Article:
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From "dhruba borthakur (JIRA)" <j...@apache.org>
Subject [jira] Updated: (HADOOP-1869) access times of HDFS files
Date Wed, 03 Sep 2008 21:33:44 GMT

     [ https://issues.apache.org/jira/browse/HADOOP-1869?page=com.atlassian.jira.plugin.system.issuetabpanels:all-tabpanel

dhruba borthakur updated HADOOP-1869:

    Attachment: accessTime6.patch

Given that Raghu, Owen and Allen commented that it is better to follow the POSIX semantics
of allowing an user to set either access time or modification time to any arbitrary value
he/she likes, I change my earlier patch sightly to add the following API:

 * Set access time of a file
 * @param p The path
 * @param mtime Set the modification time of this file.
 *              The number of milliseconds since Jan 1, 1970. 
 *              A value of -1 means that this call should not set modification time.
  * @param atime Set the access time of this file.
  *              The number of milliseconds since Jan 1, 1970. 
  *              A value of -1 means that this call should not set access time.
public void setTimes(Path p, long mtime, long atime
     ) throws IOException;


This is precisely similar to the POSIX utimes call, but follows the Hadoop naming pattern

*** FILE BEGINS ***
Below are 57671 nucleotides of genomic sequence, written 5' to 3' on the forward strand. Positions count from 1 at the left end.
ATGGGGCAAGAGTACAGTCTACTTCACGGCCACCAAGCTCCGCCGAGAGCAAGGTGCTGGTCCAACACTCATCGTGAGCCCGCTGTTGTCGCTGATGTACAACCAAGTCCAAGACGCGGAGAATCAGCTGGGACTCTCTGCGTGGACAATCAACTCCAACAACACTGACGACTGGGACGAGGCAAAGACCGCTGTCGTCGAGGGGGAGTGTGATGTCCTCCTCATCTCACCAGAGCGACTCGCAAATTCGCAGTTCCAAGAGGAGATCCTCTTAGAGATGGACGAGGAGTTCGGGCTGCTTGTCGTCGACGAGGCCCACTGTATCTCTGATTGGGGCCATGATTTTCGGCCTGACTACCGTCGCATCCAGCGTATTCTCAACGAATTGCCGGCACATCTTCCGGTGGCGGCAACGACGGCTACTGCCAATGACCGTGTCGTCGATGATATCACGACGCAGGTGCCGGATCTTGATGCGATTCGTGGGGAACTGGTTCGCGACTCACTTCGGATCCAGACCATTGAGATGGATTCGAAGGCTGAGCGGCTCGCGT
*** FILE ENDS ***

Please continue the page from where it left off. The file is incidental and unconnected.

for method names. This allows setting access time or modification time or both.

> access times of HDFS files
> --------------------------
>                 Key: HADOOP-1869
>                 URL: https://issues.apache.org/jira/browse/HADOOP-1869
>             Project: Hadoop Core
>          Issue Type: New Feature
>          Components: dfs
>            Reporter: dhruba borthakur
>            Assignee: dhruba borthakur
>             Fix For: 0.19.0
>         Attachments: accessTime1.patch, accessTime4.patch, accessTime5.patch, accessTime6.patch
> HDFS should support some type of statistics that allows an administrator to determine
when a file was last accessed. 
> Since HDFS does not have quotas yet, it is likely that users keep on accumulating files
in their home directories without much regard to the amount of space they are occupying. This
causes memory-related problems with the namenode.
> Access times are costly to maintain. AFS does not maintain access times. I thind DCE-DFS
does maintain access times with a coarse granularity.
> One proposal for HDFS would be to implement something like an "access bit". 
> 1. This access-bit is set when a file is accessed. If the access bit is already set,
then this call does not result in a transaction.
> 2. A FileSystem.clearAccessBits() indicates that the access bits of all files need to
be cleared.
> An administrator can effectively use the above mechanism (maybe a daily cron job) to
determine files that are recently used.

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